August 11, 2023 2 min read


China Blocks $227M Payments Designated for Gambling in 2022

China’s gung-ho stance on gambling has not changed in 2023, and it certainly did not budge in 2022

The country’s Payment and Clearing Association has confirmed that it had been able to block as much as $277 million worth of payments designated to illegal gambling platforms last year. The statement was part of an annual report on payments published on Thursday, but there was little actual detail as to what activities may have been targeted.

China Coming Together to Stem Flow of Gambling Money

Overall, the association is a cohort of banks, financial institutions, fintech companies, and nonbanking payment institutions. The entire enterprise is overseen by the People’s Bank of China, which is itself looking to significantly reduce the incidence of illegal gambling.

There have been more than 60,000 gambling-related suspicious transactions flagged by the association during the observed period, with 4,292 payment accounts and 54 merchants said to be directly involved in gambling transactions. China presently prohibits any and all forms of gambling bar the national lottery.

This has caused many mainlanders to gamble abroad, visiting various locations in Southeast Asia, which has posed its own set of challenges. For one, many Chinese nationals have been kidnapped by human traffickers, prompting China to exert its charm offensive with regional allies and pressuring governments into cracking down on offshore gambling operations that had targeted nationals.

The country’s campaign against illegal gambling has carried well into 2023, with China arresting hundreds of individuals. Most recently in July, China’s News Service agency reported that 300 individuals were arrested because of their connection to cross-border gaming. At least seven gambling platforms and 20 gambling locations were raided as part of this effort.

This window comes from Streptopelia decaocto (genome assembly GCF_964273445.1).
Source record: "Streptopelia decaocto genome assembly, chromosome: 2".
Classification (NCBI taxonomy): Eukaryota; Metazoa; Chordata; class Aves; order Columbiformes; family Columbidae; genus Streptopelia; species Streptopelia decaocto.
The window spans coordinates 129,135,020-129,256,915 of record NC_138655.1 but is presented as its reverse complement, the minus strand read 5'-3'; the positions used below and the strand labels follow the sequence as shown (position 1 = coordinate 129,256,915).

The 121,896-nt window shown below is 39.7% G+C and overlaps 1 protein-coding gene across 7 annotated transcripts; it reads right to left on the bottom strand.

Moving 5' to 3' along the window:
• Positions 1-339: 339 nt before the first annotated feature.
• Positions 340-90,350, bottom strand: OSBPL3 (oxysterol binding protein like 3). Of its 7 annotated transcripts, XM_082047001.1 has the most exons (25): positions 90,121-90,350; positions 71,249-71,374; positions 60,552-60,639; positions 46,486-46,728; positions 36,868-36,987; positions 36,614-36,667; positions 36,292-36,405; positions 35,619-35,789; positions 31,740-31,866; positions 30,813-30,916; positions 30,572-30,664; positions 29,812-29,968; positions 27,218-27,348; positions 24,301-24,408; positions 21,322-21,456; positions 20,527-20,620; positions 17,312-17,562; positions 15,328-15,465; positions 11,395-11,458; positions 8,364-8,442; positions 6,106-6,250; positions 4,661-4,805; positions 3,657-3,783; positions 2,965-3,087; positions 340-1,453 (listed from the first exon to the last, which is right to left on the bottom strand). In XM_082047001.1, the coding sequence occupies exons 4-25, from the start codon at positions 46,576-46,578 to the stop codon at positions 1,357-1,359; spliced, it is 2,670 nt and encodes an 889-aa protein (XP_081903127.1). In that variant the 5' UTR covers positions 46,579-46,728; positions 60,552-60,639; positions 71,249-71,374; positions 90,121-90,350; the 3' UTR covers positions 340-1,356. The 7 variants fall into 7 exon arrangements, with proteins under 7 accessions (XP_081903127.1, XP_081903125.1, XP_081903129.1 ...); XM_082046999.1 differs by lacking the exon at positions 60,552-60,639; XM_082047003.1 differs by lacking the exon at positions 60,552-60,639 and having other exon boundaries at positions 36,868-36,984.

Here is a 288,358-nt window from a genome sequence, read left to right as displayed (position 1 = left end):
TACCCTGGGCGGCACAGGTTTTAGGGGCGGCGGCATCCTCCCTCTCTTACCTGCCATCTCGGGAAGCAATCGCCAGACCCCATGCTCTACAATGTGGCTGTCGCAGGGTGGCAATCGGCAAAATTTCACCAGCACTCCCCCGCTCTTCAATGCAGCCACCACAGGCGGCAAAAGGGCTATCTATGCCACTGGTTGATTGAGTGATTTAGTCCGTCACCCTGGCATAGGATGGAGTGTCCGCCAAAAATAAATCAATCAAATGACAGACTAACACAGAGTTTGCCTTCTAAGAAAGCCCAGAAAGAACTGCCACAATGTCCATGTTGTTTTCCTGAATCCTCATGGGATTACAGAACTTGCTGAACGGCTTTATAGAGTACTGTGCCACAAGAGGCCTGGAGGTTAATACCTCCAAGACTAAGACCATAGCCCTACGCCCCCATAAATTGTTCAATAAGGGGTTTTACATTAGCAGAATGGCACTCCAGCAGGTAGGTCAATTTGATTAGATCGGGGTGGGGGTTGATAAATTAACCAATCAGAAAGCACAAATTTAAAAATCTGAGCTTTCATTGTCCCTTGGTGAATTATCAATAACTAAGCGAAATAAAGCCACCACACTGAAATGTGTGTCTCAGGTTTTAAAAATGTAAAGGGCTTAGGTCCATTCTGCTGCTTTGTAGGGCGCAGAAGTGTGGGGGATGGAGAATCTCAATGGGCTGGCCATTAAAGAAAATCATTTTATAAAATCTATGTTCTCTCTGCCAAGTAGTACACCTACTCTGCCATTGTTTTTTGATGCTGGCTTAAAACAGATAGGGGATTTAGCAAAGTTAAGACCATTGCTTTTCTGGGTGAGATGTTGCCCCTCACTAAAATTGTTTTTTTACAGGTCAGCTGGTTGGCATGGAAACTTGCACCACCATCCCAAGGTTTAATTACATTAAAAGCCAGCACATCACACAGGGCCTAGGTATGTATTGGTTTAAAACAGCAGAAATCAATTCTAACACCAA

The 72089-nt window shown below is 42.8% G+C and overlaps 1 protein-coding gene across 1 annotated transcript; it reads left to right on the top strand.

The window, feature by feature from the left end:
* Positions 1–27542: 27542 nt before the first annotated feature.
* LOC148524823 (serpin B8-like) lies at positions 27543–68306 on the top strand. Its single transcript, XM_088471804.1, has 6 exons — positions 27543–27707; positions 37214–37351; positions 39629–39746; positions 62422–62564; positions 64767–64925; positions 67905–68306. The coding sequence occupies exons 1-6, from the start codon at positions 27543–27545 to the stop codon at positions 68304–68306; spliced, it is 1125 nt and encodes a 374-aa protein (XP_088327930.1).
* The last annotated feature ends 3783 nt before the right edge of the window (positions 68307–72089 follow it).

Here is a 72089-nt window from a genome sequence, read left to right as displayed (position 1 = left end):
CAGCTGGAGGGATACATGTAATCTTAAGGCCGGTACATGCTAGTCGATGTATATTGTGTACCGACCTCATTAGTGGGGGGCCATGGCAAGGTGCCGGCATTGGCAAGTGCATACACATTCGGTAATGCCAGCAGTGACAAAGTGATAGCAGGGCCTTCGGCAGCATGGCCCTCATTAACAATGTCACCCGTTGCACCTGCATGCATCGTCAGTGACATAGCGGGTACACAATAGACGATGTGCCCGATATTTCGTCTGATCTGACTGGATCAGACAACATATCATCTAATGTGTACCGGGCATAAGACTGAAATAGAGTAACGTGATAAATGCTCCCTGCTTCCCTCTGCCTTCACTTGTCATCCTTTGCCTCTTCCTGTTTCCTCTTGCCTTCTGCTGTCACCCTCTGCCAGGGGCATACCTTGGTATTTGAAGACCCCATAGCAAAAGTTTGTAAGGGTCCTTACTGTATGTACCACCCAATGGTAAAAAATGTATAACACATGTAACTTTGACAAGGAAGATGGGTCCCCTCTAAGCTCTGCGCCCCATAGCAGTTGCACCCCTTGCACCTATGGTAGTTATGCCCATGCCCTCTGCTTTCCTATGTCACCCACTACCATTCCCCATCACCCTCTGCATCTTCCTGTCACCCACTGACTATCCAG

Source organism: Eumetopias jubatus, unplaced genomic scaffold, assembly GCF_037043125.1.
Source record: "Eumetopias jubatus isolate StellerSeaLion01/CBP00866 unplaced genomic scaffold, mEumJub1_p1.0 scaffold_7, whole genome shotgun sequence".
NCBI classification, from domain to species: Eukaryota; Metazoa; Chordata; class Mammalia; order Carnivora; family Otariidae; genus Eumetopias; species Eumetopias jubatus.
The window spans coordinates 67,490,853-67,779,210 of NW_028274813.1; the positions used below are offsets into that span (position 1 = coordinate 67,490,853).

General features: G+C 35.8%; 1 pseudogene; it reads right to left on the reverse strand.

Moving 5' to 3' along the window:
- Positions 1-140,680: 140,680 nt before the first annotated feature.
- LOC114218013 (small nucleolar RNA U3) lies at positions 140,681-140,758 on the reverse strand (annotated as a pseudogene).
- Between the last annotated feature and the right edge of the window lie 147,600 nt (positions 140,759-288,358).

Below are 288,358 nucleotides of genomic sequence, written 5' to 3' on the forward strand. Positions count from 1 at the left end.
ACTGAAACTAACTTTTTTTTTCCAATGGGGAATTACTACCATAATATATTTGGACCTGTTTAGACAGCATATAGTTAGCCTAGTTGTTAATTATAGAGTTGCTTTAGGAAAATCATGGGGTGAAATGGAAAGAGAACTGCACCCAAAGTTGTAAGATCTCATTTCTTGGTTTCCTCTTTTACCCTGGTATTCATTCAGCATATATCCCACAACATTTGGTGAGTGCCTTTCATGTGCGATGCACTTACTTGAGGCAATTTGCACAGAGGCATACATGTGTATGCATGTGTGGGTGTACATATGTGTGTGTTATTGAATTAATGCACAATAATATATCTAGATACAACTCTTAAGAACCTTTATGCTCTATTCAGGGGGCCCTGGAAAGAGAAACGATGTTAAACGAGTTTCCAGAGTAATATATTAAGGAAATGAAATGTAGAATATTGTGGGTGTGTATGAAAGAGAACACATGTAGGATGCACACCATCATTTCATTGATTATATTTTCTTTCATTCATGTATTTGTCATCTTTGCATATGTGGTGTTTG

Illegal Businesses Thrive Despite Tough Penalties

The illegal business(es) generated at least $55.9 million worth of transactions, the news agency stated. In the meantime, it also transpired that the gambling business had targeted mainlanders, luring Chinese gamblers in the thousands to place wagers with the illicit operations.

China has issued much tougher measures on such behavior, including threatening prison sentences to those who participate and encouraging citizens to report others who may have been breaking the law in this (and other ways). Despite the significant penalties that wrongdoers face, illegal gambling is worth billions in China, and perpetrators are tempted to continue until they are caught – which is usually the case.


Although Fiona doesn't have a long-spanning background within the gambling industry, she is an incredibly skilled journalist who has built a strong interest in the constantly growing iGaming network. The team at is glad to have her on our roster to help deliver the best stories as soon as they hit. Aside from writing, she loves to dabble in online casino games such as slots and roulette, both for her own enjoyment and also as research to better improve her understanding of the industry.

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